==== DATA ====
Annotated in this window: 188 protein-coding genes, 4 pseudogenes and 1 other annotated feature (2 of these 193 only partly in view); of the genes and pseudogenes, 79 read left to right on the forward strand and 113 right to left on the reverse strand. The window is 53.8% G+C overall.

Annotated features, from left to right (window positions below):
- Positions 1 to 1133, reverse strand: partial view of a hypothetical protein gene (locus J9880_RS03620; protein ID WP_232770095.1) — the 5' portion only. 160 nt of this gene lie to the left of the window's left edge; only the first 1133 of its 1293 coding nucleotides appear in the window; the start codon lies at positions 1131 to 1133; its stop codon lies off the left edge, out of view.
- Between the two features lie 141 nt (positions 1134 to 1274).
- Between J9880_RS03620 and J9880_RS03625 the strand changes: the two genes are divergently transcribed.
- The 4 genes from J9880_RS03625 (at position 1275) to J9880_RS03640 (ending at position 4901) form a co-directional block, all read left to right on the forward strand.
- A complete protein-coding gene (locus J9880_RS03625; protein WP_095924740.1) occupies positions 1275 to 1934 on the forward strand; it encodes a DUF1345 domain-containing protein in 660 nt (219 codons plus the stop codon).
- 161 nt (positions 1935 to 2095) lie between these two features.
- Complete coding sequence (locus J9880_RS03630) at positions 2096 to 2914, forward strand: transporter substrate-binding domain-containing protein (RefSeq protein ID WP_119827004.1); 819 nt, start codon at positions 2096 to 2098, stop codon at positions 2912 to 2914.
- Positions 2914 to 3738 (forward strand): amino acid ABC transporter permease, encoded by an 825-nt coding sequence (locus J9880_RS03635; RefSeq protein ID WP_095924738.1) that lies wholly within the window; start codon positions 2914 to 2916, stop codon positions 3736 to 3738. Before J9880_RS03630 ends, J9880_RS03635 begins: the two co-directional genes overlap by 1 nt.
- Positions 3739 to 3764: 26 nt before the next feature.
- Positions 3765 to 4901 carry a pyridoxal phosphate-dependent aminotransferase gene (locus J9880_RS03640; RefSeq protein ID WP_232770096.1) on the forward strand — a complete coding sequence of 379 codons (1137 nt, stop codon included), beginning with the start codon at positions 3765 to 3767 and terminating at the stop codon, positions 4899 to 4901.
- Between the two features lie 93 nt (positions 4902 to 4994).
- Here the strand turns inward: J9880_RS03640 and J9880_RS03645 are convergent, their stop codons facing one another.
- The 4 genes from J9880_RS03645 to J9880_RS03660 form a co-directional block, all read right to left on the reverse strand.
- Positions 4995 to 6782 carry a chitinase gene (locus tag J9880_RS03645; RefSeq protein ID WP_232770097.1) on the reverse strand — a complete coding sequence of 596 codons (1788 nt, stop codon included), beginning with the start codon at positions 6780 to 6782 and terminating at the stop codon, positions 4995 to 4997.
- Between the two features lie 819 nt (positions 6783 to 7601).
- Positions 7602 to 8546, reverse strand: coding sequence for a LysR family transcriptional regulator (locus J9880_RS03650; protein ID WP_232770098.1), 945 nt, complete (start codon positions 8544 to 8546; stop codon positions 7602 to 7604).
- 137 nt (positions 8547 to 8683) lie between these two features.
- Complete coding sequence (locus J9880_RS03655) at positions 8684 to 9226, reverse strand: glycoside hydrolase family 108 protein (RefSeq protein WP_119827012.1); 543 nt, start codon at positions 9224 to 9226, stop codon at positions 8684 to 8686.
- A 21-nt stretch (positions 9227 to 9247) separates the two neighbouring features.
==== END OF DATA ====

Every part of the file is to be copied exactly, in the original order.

Annotated in this window: 188 protein-coding genes, 4 pseudogenes and 1 other annotated feature (2 of these 193 only partly in view); of the genes and pseudogenes, 79 read left to right on the forward strand and 113 right to left on the reverse strand. The window is 53.8% G+C overall.

Annotated features, from left to right (window positions below):
- Positions 1 to 1133, reverse strand: partial view of a hypothetical protein gene (locus J9880_RS03620; protein ID WP_232770095.1) — the 5' portion only. 160 nt of this gene lie to the left of the window's left edge; only the first 1133 of its 1293 coding nucleotides appear in the window; the start codon lies at positions 1131 to 1133; its stop codon lies off the left edge, out of view.
- Between the two features lie 141 nt (positions 1134 to 1274).
- Between J9880_RS03620 and J9880_RS03625 the strand changes: the two genes are divergently transcribed.
- The 4 genes from J9880_RS03625 (at position 1275) to J9880_RS03640 (ending at position 4901) form a co-directional block, all read left to right on the forward strand.
- A complete protein-coding gene (locus J9880_RS03625; protein WP_095924740.1) occupies positions 1275 to 1934 on the forward strand; it encodes a DUF1345 domain-containing protein in 660 nt (219 codons plus the stop codon).
- 161 nt (positions 1935 to 2095) lie between these two features.
- Complete coding sequence (locus J9880_RS03630) at positions 2096 to 2914, forward strand: transporter substrate-binding domain-containing protein (RefSeq protein ID WP_119827004.1); 819 nt, start codon at positions 2096 to 2098, stop codon at positions 2912 to 2914.
- Positions 2914 to 3738 (forward strand): amino acid ABC transporter permease, encoded by an 825-nt coding sequence (locus J9880_RS03635; RefSeq protein ID WP_095924738.1) that lies wholly within the window; start codon positions 2914 to 2916, stop codon positions 3736 to 3738. Before J9880_RS03630 ends, J9880_RS03635 begins: the two co-directional genes overlap by 1 nt.
- Positions 3739 to 3764: 26 nt before the next feature.
- Positions 3765 to 4901 carry a pyridoxal phosphate-dependent aminotransferase gene (locus J9880_RS03640; RefSeq protein ID WP_232770096.1) on the forward strand — a complete coding sequence of 379 codons (1137 nt, stop codon included), beginning with the start codon at positions 3765 to 3767 and terminating at the stop codon, positions 4899 to 4901.
- Between the two features lie 93 nt (positions 4902 to 4994).
- Here the strand turns inward: J9880_RS03640 and J9880_RS03645 are convergent, their stop codons facing one another.
- The 4 genes from J9880_RS03645 to J9880_RS03660 form a co-directional block, all read right to left on the reverse strand.
- Positions 4995 to 6782 carry a chitinase gene (locus tag J9880_RS03645; RefSeq protein ID WP_232770097.1) on the reverse strand — a complete coding sequence of 596 codons (1788 nt, stop codon included), beginning with the start codon at positions 6780 to 6782 and terminating at the stop codon, positions 4995 to 4997.
- Between the two features lie 819 nt (positions 6783 to 7601).
- Positions 7602 to 8546, reverse strand: coding sequence for a LysR family transcriptional regulator (locus J9880_RS03650; protein ID WP_232770098.1), 945 nt, complete (start codon positions 8544 to 8546; stop codon positions 7602 to 7604).
- 137 nt (positions 8547 to 8683) lie between these two features.
- Complete coding sequence (locus J9880_RS03655) at positions 8684 to 9226, reverse strand: glycoside hydrolase family 108 protein (RefSeq protein WP_119827012.1); 543 nt, start codon at positions 9224 to 9226, stop codon at positions 8684 to 8686.
- A 21-nt stretch (positions 9227 to 9247) separates the two neighbouring features.